Warm and Sweet Lentil Skillet with Roasted Cauliflower

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Two bowls of cooked lentils

My dad’s an agronomist; a retired one, in fact. He spent 37 years in the world of seed certification, walking wheat fields and identifying all manner of plants used for food, mostly here in Washington state. Despite his lighthearted threats over the years to set up his easel and give me and my sister legume lectures as a punishment, I credit him with instilling in me a love of all things lentil. (Was it reverse psychology at work?)

Lentils aren’t showy on their own but can be a nice base for adding other flavors. Depending on how long you leave them bubbling away in the pot, the textural result can be:

– smooth

–  thick

– creamy

– al dente

And whichever beautiful variety you choose, be it Red Chief, Crimson, U.S. Regular, French Green, or Beluga, lentils are a cheap, fiber-filled, high-protein dynamo of a food.

Skillet full of cooked lentils and cauliflower

Because of their health benefits, the American Heart Association actually recommends including beans, nuts and seeds at least 4 times a week for everyone, not just the plant-minded among us. Unlike most dry beans, you don’t have to soak lentils ahead of time and they cook fairly quickly. For these reasons and because they make me think of my leguminous-plant-loving dad, they’re a staple in my pantry and in my skillet.

Top down view of a skillet of lentils and two servings in bowls

So if you haven’t cooked much with lentils, consider giving this recipe a try. It’s warm, it’s sweet, it’s tasty, and it’s healthy. Lentils just may be the perfect food, and my father just may have known this all along.

What’s your favorite way to cook with these little nuggets of nutrition?

 

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Warm and Sweet Lentil Skillet with Roasted Cauliflower

Two bowls of cooked lentils

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Definitely a comfort food, but packed with veggies and protein.

  • Author: Veg Girl RD
  • Prep Time: 10 mins
  • Cook Time: 45 mins
  • Total Time: 55 mins
  • Yield: 4 servings 1x
  • Category: Main dish

Ingredients

Scale
  • 1/2 large head or 1 small head cauliflower, cut into small bite-sized pieces (about 3 cups)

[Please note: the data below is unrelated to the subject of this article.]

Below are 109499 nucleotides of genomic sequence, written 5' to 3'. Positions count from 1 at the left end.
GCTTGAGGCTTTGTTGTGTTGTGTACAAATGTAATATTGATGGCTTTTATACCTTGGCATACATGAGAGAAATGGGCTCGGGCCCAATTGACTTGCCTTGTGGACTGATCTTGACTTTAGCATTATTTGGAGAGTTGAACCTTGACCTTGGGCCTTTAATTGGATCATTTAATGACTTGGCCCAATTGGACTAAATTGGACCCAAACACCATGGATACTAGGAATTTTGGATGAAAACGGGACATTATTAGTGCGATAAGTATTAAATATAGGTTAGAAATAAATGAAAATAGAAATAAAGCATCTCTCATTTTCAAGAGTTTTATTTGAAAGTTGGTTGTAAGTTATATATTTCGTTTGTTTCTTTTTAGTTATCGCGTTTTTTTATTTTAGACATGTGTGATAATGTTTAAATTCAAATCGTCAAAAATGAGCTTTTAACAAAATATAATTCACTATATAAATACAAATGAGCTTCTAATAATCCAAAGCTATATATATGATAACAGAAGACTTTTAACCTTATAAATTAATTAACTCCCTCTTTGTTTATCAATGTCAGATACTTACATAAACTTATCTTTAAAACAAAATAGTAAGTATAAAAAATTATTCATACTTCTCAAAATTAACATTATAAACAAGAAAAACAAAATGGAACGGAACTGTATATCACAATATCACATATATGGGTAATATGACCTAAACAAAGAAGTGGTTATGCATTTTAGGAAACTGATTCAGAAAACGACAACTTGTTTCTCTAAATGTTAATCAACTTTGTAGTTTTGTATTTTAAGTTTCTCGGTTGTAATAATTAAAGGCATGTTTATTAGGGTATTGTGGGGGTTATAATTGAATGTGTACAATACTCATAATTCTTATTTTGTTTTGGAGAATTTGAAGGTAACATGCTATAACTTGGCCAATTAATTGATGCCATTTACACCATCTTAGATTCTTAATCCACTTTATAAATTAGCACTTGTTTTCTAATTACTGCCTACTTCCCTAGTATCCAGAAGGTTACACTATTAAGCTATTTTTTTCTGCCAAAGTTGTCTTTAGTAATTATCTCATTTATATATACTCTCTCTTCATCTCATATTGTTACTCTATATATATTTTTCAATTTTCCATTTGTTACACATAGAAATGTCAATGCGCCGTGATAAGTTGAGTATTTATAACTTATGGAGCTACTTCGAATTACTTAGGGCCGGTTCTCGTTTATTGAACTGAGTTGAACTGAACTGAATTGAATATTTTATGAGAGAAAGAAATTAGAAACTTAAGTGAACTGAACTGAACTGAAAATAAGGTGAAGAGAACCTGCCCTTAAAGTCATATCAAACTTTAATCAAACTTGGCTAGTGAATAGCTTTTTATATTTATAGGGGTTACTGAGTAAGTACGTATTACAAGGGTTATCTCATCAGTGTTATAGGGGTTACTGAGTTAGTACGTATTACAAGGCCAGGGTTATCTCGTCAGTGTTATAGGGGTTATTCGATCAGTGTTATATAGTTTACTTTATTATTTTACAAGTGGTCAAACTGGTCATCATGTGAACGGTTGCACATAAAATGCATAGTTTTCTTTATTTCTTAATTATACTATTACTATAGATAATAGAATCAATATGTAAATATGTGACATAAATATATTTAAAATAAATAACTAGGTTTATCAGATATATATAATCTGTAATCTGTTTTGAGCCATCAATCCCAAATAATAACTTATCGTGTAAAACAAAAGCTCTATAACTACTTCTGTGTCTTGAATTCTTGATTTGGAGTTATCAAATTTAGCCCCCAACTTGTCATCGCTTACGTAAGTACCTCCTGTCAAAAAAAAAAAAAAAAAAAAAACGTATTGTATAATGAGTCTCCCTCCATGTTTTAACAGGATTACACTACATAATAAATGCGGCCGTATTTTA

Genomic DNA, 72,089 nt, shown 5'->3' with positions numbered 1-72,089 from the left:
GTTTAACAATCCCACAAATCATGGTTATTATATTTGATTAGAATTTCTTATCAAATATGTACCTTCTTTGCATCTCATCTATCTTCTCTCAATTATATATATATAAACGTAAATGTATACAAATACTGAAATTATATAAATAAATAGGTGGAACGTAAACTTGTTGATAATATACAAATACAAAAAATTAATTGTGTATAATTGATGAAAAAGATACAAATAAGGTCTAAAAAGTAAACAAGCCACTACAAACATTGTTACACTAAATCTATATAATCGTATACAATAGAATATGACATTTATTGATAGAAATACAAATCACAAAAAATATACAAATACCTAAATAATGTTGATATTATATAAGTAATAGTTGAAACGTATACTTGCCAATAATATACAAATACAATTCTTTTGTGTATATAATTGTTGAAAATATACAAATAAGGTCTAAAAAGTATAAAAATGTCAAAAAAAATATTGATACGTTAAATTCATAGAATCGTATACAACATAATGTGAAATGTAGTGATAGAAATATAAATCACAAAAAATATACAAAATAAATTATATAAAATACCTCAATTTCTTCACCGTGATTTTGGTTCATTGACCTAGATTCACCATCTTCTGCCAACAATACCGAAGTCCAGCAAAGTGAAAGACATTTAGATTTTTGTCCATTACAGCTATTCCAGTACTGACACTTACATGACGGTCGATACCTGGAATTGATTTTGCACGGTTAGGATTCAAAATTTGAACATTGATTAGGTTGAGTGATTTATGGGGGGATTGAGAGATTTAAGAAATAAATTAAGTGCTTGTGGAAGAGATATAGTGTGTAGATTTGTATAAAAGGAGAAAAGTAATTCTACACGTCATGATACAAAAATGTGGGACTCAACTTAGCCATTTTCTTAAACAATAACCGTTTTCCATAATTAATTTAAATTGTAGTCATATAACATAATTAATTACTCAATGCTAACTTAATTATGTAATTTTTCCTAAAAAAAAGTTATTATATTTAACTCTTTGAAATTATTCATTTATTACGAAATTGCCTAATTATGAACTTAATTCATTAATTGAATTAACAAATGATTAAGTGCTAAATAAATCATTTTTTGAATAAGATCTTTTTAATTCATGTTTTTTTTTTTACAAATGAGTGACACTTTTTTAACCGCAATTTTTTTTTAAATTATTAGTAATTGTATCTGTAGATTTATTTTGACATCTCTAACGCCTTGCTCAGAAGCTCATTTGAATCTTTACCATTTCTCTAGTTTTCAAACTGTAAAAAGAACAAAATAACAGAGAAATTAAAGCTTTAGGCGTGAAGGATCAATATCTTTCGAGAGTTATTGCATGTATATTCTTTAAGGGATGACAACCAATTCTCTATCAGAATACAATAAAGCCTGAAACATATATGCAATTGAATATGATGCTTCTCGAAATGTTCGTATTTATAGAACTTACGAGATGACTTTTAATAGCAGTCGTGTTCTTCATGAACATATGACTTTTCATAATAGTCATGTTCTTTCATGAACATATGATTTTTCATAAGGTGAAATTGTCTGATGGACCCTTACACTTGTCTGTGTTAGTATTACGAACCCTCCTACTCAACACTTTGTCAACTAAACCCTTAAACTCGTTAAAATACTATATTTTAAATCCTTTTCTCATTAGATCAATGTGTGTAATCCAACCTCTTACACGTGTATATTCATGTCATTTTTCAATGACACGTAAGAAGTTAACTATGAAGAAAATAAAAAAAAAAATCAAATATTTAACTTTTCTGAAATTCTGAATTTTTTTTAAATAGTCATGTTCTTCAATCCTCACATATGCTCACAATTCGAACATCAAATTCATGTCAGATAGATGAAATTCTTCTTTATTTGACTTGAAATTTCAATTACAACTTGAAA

• 2 tablespoons plus 1 teaspoon olive oil, divided
  • 1/2 large sweet onion, chopped (about 1 cup)
  • 1 2-inch long cinnamon stick
  • 1/2 teaspoon ground turmeric
  • 1/2 teaspoon garam masala
  • 1/4 teaspoon chili powder
  • 1 teaspoon cumin
  • 1 teaspoon salt
  • 3/4 cup brown lentils, rinsed
  • 2 1/2 cups water
  • 1/2 teaspoon yellow mustard seeds
  • 2 1/4 teaspoons minced garlic
  • 1 14-ounce can crushed tomatoes or 1 14-ounce can diced tomatoes, pureed (about 1 1/2 cups)
  • 1/4 cup dried currants
  • 1/2 cup sweetened flaked coconut

Instructions

  1. Preheat oven to 425 degrees. Toss cauliflower with 1 tablespoon of the olive oil and spread out on a baking sheet. Roast for 15 minutes, turning once until the pieces have some nice browned spots.
  2. While cauliflower is roasting, heat 1 tablespoon of the olive oil in a large skillet over medium heat. Add onion and cinnamon stick and cook for 3 minutes or until onion is softened and translucent.
  3. Reduce heat to low and add turmeric, garam masala, chili powder, cumin and salt. Cook for 1 minute to warm the spices.
  4. Add lentils and continue to cook for 2 minutes. Add water and bring to a boil.
  5. Reduce heat and simmer, covered, for 25-35 minutes, stirring occasionally until liquid is gone and lentils are tender. Remove cinnamon stick.
  6. While the lentils cook, heat remaining 1 teaspoon olive oil in a small second skillet over medium low heat. Add mustard seeds and cover. Cook, occasionally shaking the skillet as they pop.
  7. Reduce the heat to low and carefully add garlic and cook just a minute or two. Carefully stir in the tomatoes and cook for 3 to 4 minutes. (The tomatoes can splatter and the garlic can burn if the oil is too hot.)
  8. Add tomato mixture to lentils along with currants, coconut, and roasted cauliflower. Cover and cook for 5 minutes until heated through.

Notes

Inspired by dal recipes from the USA Dry Pea and Lentil Council’s The Pea and Lentil Cookbook, From Everyday to Gourmet.

Garam masala is a blend of ground spices you can typically find alongside garlic salt and powdered ginger at the grocery store.

The original recipe calls for sweetened coconut, and the added sugar does bump up the flavor of the dish. But I’ve sort of taken to using Bob’s Red Mill unsweetened coconut flakes these days, with the option of toasting them first if I have time. Either works fine depending on what ingredients you have on hand and how concerned you are about sugar content.

Nutrition

  • Serving Size: 1 cup
  • Calories: 362
  • Sugar: 18 g
  • Sodium: 880 mg
  • Fat: 14 g
  • Saturated Fat: 6 g
  • Trans Fat: 0 g
  • Carbohydrates: 48 g
  • Fiber: 16 g
  • Protein: 14 g
  • Cholesterol: 0 mg

Keywords: lentils, dal, cauliflower, garam masala, cinnamon stick, currants

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9 thoughts on “Warm and Sweet Lentil Skillet with Roasted Cauliflower”

    1. Hi Maryanne! Would love to hear how it turns out in your kitchen. Let me know if you have any suggestions for improvement or how to make the instructions better. Happy New Year!

    1. I think a bottle of it might run you $5 or $6. But, I usually get mine in bulk since I don’t use it very often. That way I can buy just a few teaspoons at a time. Let me know if you try it – I’d love your expert feedback.

  1. Pingback: Spinach and Lentil Salad with Lemon Vinaigrette - Veg Girl RD

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